I don’t mean me alone. I mean me and my evidently menacing kind: men who have romantic relationships with other men and maybe want to marry them, and women in analogous situations. According to many of the Americans who still cast judgment on us, our “I do” somehow tramples you, not merely running counter to your creed but running roughshod over it.

That’s absurd. And the deference that many politicians show to such thinking is an example not of religion getting the protection it must but of religious people getting a pass that isn’t warranted. It’s an illustration of religion’s favored status in a country that’s still working out this separation-of-church-and-state business and hasn’t yet gotten it quite right.

We’re at an interesting crossroads, brought about by the rapid advance of same-sex marriage. It’s now legal in 36 states, including, as of last week, Florida. Equality is increasingly being enshrined into law, and one response from those opposed to it is that the law shouldn’t apply to them.

Why? Because it contradicts their religious beliefs, which they use as a fig leaf for intolerance.

Fifty years ago the opponents of civil rights and integration asserted that “states’ rights” affirmed their belief that discrimination should stand.  Today “religious liberty” bears the same burden, and it fails to carry the weight.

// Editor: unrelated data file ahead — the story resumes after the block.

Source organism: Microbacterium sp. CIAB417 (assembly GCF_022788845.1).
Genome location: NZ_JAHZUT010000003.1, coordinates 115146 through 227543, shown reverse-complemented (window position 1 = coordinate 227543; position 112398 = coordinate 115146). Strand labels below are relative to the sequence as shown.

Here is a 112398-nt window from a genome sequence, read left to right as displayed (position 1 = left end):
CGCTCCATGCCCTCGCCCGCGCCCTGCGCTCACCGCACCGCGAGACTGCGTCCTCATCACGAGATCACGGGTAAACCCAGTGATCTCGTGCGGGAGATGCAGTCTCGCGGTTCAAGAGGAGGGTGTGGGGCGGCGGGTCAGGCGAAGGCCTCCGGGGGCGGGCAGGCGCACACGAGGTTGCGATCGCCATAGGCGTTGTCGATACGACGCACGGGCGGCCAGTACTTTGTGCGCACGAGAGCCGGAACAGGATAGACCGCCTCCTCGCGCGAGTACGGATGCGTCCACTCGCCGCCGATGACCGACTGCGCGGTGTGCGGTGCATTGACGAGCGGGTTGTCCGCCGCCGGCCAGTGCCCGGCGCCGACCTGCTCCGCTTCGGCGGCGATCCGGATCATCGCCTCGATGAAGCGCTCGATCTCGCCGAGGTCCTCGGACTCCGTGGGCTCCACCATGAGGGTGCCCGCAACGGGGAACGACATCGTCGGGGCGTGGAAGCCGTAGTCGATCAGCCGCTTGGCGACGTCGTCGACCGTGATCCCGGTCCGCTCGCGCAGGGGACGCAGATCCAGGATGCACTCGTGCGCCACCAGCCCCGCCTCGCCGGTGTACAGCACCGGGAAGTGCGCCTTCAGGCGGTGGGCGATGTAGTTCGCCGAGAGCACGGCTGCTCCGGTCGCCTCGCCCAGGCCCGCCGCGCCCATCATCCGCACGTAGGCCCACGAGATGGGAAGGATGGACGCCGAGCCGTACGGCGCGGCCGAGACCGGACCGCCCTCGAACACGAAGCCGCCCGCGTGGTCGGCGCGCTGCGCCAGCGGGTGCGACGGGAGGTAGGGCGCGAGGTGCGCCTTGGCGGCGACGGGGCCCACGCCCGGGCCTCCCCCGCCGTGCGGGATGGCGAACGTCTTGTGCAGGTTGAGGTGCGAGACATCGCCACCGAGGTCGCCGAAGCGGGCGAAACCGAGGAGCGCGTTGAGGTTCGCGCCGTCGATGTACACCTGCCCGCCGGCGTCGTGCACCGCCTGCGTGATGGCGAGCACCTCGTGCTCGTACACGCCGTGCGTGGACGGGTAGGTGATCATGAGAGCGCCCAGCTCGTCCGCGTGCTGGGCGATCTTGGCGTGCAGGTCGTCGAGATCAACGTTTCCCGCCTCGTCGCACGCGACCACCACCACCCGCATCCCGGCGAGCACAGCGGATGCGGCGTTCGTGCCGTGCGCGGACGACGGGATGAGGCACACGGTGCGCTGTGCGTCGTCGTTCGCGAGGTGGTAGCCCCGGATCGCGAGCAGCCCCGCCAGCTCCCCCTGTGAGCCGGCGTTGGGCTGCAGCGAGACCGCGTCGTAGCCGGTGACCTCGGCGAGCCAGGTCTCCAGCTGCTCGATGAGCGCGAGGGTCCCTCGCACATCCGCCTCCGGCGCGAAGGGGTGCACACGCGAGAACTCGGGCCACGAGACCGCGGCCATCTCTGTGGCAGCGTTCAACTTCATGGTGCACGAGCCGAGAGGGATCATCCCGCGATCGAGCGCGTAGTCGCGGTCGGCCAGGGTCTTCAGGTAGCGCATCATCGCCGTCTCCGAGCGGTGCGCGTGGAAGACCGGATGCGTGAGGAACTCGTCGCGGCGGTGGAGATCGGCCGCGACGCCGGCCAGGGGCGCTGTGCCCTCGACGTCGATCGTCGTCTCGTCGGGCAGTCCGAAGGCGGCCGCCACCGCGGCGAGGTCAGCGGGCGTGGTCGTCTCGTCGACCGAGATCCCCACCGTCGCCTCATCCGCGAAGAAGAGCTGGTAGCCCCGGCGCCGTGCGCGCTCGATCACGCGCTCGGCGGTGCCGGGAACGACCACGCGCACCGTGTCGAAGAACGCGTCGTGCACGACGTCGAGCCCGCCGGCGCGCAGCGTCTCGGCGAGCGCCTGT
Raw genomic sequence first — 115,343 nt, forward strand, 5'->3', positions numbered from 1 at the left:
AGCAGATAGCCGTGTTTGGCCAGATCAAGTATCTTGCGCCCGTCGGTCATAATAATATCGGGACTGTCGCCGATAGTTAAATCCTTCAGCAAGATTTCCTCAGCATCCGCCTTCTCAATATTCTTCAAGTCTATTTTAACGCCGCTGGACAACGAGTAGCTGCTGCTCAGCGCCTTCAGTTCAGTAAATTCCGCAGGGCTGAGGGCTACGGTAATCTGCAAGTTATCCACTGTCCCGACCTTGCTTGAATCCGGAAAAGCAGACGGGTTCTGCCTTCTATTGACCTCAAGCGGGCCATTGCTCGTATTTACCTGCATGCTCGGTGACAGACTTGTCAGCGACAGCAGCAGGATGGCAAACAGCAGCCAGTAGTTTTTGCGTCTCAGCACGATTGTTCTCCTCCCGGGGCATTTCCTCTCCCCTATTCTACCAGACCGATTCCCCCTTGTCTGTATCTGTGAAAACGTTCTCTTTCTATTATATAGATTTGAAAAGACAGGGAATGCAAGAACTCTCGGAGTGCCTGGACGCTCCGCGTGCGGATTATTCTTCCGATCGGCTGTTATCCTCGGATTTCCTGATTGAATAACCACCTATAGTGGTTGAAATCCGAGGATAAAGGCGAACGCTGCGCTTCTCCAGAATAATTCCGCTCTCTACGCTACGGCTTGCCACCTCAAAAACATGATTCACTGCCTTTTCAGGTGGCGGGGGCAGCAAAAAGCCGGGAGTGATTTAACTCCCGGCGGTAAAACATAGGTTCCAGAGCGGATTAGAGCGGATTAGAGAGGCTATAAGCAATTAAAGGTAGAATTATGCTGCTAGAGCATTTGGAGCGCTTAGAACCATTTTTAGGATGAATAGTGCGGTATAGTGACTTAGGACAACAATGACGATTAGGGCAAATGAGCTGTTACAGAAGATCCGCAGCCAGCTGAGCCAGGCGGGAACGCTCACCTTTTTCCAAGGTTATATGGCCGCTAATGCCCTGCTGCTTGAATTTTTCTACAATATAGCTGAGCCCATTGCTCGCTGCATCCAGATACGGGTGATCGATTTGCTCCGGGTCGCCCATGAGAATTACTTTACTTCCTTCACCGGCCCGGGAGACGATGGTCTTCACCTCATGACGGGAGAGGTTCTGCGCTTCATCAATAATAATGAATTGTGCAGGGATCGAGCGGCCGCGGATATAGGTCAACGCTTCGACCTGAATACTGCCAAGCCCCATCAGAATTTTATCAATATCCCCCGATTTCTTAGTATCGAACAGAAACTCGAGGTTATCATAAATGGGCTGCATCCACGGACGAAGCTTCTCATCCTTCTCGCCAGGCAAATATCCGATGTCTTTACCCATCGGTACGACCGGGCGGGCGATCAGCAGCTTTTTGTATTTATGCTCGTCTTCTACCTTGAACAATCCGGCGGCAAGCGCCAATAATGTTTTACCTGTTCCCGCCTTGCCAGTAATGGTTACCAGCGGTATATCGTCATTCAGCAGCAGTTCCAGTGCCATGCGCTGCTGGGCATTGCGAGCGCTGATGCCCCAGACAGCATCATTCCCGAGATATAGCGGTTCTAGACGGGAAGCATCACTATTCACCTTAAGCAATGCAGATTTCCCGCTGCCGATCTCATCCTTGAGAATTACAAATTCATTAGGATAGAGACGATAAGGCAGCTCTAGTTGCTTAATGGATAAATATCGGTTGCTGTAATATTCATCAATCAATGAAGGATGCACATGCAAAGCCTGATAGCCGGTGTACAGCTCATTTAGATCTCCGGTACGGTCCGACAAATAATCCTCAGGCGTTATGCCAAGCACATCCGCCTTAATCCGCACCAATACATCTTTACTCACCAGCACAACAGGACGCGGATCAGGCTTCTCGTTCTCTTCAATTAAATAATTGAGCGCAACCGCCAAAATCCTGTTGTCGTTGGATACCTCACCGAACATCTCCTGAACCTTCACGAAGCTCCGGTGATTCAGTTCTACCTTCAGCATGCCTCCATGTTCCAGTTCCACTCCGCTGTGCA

Friday, January 9, 2015

The Base Player

Sen. Marco Rubio (R-FL) is a graduate of the University of Miami School of Law, Class of 1996.  Someone should look into who taught him Constitutional law because they need to fire that professor.

On the matter of same-sex marriage in Florida, Mr. Rubio noted,

“I do not believe that there is a U.S. constitutional right to same-sex marriage,” Rubio told the media. “Now, as I’ve said before, states have a right to change their laws. I don’t believe it’s unconstitutional. I just don’t believe there’s a constitutional right to it.”

Okay, I’m not a lawyer and I didn’t go to law school like he did, but even I know history and that way back in 1967 — four years before Mr. Rubio was born — the United States Supreme Court held in Loving v. Virginia that the right to marriage — in that case between two people of different races — was a fundamental right.